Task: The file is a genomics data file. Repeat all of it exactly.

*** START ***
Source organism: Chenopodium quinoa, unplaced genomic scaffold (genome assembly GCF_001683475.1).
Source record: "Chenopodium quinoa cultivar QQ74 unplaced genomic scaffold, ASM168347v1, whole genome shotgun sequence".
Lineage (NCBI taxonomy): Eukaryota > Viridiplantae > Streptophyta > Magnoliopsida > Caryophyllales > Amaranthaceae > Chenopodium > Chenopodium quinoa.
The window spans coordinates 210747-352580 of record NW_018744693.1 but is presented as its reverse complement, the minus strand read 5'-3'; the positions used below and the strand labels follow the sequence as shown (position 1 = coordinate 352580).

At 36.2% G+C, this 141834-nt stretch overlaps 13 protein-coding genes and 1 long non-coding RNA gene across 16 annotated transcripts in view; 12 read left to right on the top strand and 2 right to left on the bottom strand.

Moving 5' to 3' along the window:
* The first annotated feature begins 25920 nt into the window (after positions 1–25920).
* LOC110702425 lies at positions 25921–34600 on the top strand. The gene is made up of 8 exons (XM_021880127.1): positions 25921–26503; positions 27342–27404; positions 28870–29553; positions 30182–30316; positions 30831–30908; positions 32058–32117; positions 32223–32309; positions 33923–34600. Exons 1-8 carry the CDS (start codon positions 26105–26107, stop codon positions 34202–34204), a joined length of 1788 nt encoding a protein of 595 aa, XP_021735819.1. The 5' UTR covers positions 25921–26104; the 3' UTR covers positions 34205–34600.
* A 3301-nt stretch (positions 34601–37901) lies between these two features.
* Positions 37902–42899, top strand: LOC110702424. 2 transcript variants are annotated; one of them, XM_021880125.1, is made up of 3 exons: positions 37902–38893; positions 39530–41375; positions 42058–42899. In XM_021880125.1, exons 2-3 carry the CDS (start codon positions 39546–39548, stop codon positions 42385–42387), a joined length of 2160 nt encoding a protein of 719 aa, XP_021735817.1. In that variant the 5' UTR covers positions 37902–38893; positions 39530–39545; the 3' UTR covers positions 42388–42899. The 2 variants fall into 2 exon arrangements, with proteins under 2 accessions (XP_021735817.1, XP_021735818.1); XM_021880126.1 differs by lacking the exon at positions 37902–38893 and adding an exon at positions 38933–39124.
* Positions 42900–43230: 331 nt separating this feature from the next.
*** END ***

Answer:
Source organism: Chenopodium quinoa, unplaced genomic scaffold (genome assembly GCF_001683475.1).
Source record: "Chenopodium quinoa cultivar QQ74 unplaced genomic scaffold, ASM168347v1, whole genome shotgun sequence".
Lineage (NCBI taxonomy): Eukaryota > Viridiplantae > Streptophyta > Magnoliopsida > Caryophyllales > Amaranthaceae > Chenopodium > Chenopodium quinoa.
The window spans coordinates 210747-352580 of record NW_018744693.1 but is presented as its reverse complement, the minus strand read 5'-3'; the positions used below and the strand labels follow the sequence as shown (position 1 = coordinate 352580).

At 36.2% G+C, this 141834-nt stretch overlaps 13 protein-coding genes and 1 long non-coding RNA gene across 16 annotated transcripts in view; 12 read left to right on the top strand and 2 right to left on the bottom strand.

Moving 5' to 3' along the window:
* The first annotated feature begins 25920 nt into the window (after positions 1–25920).
* LOC110702425 lies at positions 25921–34600 on the top strand. The gene is made up of 8 exons (XM_021880127.1): positions 25921–26503; positions 27342–27404; positions 28870–29553; positions 30182–30316; positions 30831–30908; positions 32058–32117; positions 32223–32309; positions 33923–34600. Exons 1-8 carry the CDS (start codon positions 26105–26107, stop codon positions 34202–34204), a joined length of 1788 nt encoding a protein of 595 aa, XP_021735819.1. The 5' UTR covers positions 25921–26104; the 3' UTR covers positions 34205–34600.
* A 3301-nt stretch (positions 34601–37901) lies between these two features.
* Positions 37902–42899, top strand: LOC110702424. 2 transcript variants are annotated; one of them, XM_021880125.1, is made up of 3 exons: positions 37902–38893; positions 39530–41375; positions 42058–42899. In XM_021880125.1, exons 2-3 carry the CDS (start codon positions 39546–39548, stop codon positions 42385–42387), a joined length of 2160 nt encoding a protein of 719 aa, XP_021735817.1. In that variant the 5' UTR covers positions 37902–38893; positions 39530–39545; the 3' UTR covers positions 42388–42899. The 2 variants fall into 2 exon arrangements, with proteins under 2 accessions (XP_021735817.1, XP_021735818.1); XM_021880126.1 differs by lacking the exon at positions 37902–38893 and adding an exon at positions 38933–39124.
* Positions 42900–43230: 331 nt separating this feature from the next.